Sōtō Zen (Japan)

William M. Bodiford

in Buddhism

ISBN: 9780195393521
Published online January 2013 | | DOI:
Sōtō Zen (Japan)


More than fourteen thousand Buddhist temples in Japan claim affiliation with the Sōtō school, making it one of Japan’s largest religious denominations. These temples are representative of institutional Buddhism in general. Academic studies of almost any aspect of Buddhism in Japan—history, gender issues, rituals, education, funerals, morality, politics––draw heavily on data culled from the archives of Sōtō institutions. The Sōtō school sponsors several outstanding universities that produce scholars in the full range of academic disciplines. These scholars publish some of Japan’s best research on its society and culture, including all aspects of its religious traditions. Sōtō also constitutes the main branches of Zen in Japan, vastly outnumbering its Rinzai and Ōbaku counterparts. All three Zen denominations (Rinzai, Ōbaku, and Sōtō) identify themselves with Chinese roots, especially the Chan (Zen) patriarchs of the Tang dynasty (618–907) and the monastic institutions of the Song dynasty (960–1279). Sōtō teachers frequently insist that their school alone adheres closest to Song dynasty norms that have long since disappeared in China and in other branches of Japanese Zen. But as is the case with Rinzai and Ōbaku, many Sōtō practices reflect developments from subsequent Chinese dynasties (Yuan, Ming, and Qing). Investigations of Zen denominations in Japan should not uncritically accept their self-professed identification with ancient Chinese precedents but should recognize the ways images of China can assume new roles and serve new functions in a Japanese context. Likewise, sectarian partisans frequently exaggerate the differences between Sōtō, Rinzai, and Ōbaku forms of Zen. Prior to the 20th century, though, their similarities outweighed any differences. Clerics in all three denominations frequently studied at one another’s monasteries. The medieval Gozan (Five Mountain) Zen system included clerics from both Rinzai and Sōtō lineages. And present-day Sōtō and Rinzai both derive from the premodern Rinka (rural) networks of Zen temples. The scholarship highlighted in this bibliography presents a more richly nuanced and complex view of Sōtō Zen than the tired clichés and stereotypes common as recently as the early 1990s. Following General Studies are sections treating the history of Sōtō Zen institutions in Japan and studies of key individuals. They are followed by sections on Zen praxis (doctrine and practice) from a Sōtō perspective and on the texts of Japanese origin with which the modern Sōtō Zen school is identified.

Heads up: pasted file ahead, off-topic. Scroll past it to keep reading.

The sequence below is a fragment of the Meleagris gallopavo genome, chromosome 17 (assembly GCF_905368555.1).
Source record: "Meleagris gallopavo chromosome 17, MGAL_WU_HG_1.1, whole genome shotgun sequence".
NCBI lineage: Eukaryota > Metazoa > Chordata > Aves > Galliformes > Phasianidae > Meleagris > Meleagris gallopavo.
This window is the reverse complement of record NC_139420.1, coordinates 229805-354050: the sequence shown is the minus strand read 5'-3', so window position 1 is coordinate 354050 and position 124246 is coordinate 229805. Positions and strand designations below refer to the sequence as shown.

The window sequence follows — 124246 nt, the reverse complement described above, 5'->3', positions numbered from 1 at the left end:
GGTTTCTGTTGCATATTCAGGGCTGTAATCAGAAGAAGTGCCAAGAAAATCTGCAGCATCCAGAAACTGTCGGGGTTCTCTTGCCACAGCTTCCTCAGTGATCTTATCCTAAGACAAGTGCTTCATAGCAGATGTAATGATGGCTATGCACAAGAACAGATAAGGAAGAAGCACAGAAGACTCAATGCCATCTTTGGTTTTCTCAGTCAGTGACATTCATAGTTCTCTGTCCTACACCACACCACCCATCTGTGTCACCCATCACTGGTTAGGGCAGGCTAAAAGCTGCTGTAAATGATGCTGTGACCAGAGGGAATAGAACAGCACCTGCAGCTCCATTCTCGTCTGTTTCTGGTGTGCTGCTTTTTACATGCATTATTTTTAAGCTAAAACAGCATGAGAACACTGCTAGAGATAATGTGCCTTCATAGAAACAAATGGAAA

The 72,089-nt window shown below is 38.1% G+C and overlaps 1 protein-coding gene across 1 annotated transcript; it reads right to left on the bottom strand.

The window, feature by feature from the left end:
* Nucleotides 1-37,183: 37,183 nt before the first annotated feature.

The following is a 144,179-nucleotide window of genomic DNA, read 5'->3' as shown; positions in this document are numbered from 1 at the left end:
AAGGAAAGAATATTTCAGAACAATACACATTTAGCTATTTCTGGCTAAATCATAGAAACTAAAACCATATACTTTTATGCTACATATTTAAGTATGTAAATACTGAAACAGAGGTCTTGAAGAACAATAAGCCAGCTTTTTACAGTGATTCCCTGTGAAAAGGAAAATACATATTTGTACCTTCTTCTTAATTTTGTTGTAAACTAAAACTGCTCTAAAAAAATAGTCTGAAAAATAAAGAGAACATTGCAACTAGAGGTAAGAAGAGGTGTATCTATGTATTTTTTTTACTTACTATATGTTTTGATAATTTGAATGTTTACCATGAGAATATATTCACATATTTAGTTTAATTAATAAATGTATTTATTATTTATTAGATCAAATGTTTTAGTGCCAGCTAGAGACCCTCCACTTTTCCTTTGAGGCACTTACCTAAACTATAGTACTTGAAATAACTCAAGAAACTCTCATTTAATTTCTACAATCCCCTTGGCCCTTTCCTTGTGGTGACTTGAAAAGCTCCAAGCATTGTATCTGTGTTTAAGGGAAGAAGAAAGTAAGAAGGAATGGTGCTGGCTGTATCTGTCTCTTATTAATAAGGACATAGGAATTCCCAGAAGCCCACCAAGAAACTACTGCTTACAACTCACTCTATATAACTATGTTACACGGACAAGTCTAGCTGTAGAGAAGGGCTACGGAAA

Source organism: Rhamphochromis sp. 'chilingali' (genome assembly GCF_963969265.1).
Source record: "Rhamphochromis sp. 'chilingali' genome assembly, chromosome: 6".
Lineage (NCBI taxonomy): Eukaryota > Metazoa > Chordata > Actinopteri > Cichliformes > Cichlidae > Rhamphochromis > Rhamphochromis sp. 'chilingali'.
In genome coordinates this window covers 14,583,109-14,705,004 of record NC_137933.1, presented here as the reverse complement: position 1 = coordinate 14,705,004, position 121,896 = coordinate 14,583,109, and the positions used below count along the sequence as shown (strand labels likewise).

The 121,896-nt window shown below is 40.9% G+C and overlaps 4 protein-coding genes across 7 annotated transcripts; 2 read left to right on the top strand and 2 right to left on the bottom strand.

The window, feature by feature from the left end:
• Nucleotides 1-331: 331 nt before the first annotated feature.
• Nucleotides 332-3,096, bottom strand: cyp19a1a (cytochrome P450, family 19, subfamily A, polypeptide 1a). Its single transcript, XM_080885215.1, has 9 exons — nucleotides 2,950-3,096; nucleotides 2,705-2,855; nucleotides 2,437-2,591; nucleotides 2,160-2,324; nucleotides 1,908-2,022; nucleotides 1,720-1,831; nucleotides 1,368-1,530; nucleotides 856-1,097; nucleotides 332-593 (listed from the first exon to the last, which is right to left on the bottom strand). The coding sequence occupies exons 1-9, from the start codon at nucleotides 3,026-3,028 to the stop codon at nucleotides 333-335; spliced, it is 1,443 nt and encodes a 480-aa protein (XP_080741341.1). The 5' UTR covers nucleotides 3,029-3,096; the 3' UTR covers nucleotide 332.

Article.  9598 words. 

Subjects: Buddhism ; Tibetan Buddhism ; Zen Buddhism

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